Let’s say you are a student. Your teacher gives you a science project that will demonstrate any bizarre natural phenomenon. The teacher then gives the instructions, the format of the paper, the requirements for a hypothesis, and so on. He also indicated that you should be able to demonstrate the natural phenomenon that you would document. Finally, he gives a deadline: one month from now. In thirty days, each and every one of you will be required to perform not only a paper but also the mechanism presented by your paper. After each presentation, he will give your evaluation.
Then, the awaited day arrives. You assemble a make-shift particle accelerator for your class presentation. You present the proper documentations. Then you move on to demonstrate the collision of particles and the traces of anti-matter registered at the cloud chamber. Your classmates were silenced in amazement. Then, your teacher, wearing what could’ve been an award-winning poker face, simply says that you “passed.”
All that effort, weeks of studying, days of assembly and a few minutes of electrical shock and the mere, monosyllabic response comes: “passed.” No certificates, or plaques or recognition pins or medals. Not even a word of amazement like “good job” or “nice work.”
If academic reward systems would be like that, there won’t be a lot of students around. If a single school is like that, they are bound to be bankrupt.
One basic driving force that allows us to learn is the reward. It can go in any form, from a simple pat in the head to certificates and recognition pins.
Certain behaviors are actually learned because they were rewarded. That pleasurable feeling of praise or a piece of card that says “great work” instinctively tells us to maintain that specific response or that particular action that we made. Behaviorist may call this “positive reinforcement,” the act of introducing something nice or stimulating in order to reinforce the behavior, thus increasing the chance of it being repeated when presented with the same or similar stimuli or faced with the same situation.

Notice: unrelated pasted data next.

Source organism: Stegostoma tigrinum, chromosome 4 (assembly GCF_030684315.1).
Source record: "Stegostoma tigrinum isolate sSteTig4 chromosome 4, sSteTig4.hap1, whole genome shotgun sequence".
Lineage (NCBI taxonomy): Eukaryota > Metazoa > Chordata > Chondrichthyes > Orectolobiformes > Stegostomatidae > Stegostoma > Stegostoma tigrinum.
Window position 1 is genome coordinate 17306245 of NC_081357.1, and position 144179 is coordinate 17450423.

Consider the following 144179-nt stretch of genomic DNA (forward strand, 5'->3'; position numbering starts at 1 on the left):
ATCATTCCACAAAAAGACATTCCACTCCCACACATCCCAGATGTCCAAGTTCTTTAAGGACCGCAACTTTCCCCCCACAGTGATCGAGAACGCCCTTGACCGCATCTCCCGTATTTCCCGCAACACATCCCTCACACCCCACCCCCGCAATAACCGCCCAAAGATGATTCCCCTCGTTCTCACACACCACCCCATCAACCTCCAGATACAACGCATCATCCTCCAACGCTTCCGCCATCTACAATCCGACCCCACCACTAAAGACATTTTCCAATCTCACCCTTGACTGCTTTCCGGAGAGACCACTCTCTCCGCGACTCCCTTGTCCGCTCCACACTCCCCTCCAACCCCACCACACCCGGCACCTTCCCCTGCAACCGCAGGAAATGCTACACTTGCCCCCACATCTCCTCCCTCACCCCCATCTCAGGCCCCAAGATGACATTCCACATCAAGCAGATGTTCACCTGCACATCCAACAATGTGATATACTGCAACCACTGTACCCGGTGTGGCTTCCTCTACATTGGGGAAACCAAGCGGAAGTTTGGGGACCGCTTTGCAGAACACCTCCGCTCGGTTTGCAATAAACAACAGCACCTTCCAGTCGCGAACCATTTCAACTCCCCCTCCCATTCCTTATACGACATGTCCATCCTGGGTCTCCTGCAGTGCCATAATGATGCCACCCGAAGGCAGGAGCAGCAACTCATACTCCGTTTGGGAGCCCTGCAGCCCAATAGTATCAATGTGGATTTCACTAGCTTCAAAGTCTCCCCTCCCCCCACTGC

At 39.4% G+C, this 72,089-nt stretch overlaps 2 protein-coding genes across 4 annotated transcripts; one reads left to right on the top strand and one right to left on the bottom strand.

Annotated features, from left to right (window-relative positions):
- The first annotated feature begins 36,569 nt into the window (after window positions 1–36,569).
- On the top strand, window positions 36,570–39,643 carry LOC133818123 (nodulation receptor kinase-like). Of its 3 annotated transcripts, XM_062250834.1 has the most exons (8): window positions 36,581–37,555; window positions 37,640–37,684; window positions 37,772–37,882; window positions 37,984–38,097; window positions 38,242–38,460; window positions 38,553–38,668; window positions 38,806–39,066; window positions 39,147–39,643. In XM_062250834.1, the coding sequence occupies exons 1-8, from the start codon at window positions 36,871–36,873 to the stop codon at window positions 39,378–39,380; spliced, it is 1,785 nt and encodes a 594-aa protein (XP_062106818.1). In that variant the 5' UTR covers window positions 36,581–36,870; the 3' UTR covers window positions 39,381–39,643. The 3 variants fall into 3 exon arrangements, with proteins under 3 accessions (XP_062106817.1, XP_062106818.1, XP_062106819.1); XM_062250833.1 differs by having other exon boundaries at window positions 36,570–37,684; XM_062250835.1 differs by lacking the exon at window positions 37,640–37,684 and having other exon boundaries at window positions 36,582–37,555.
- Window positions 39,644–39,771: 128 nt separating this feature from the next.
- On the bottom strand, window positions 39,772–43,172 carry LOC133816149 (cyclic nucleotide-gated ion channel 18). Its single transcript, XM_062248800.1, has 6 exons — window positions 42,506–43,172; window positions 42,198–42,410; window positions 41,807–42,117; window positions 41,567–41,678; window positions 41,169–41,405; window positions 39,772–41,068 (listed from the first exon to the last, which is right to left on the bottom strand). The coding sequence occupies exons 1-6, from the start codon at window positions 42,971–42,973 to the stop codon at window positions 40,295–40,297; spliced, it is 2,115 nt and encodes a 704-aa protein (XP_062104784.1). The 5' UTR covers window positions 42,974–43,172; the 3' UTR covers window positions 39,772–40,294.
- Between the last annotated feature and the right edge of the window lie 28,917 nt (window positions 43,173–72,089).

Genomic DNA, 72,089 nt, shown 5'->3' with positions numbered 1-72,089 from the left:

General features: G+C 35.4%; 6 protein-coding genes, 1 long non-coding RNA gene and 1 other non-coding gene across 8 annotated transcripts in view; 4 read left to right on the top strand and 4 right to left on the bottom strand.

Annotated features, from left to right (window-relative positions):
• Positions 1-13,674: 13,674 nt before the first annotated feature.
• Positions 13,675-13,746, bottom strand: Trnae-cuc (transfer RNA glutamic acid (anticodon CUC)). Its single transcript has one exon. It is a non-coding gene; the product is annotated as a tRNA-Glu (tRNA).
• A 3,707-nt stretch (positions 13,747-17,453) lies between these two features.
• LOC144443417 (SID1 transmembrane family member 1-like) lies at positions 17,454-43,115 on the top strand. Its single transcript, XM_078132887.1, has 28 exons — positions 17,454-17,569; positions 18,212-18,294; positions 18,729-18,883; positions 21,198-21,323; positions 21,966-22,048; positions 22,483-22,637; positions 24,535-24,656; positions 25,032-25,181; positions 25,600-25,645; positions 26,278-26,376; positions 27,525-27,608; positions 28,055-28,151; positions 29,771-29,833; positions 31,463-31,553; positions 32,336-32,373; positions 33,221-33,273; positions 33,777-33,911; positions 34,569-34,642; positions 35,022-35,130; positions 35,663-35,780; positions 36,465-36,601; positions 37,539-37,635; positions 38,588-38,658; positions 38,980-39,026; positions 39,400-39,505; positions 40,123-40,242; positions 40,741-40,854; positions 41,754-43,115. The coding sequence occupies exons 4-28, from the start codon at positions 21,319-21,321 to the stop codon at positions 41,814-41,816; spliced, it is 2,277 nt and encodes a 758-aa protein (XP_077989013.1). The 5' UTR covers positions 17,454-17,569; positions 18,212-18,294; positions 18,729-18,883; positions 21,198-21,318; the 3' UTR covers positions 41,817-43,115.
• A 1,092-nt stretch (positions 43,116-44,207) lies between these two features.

This concept goes even deeper, even at levels without people realizing it. People tend to return to the same restaurant or order the same food again whenever they have a pleasurable experience in the said establishment. People select which companies to keep based on how interesting or significant to them the previous interaction was. It shows the importance of not only the idea of rewards but also the significance of making that initial impression; that pairing of an effect with a particular stimuli or situation.
Moving on to the realm of the younger ones will show how important the concept it, from their formative years to adolescence and beyond. Toddlers are potty-trained by praising them or giving them rewards whenever they eliminate in the toilet. Kindergarten students learn how to write or read by giving small award such as a stamped star whenever they pronounce a written word properly. Kids in grade school are encouraged to maintain high grades with a combination of praises and being recognized as a good example among their peers. Later in life, high school students perform better in their academics when given incentives like medals and recognition pins. This does not only acknowledges their efforts and skills but also creates a friendly competition with their peers in an attempt to gain such distinction. Thus, it is not enough to say that their efforts will simply benefit them, it is better to acknowledge their achievement as a stepping stone in contributing to the society by handing them an incentive such as recognition pins.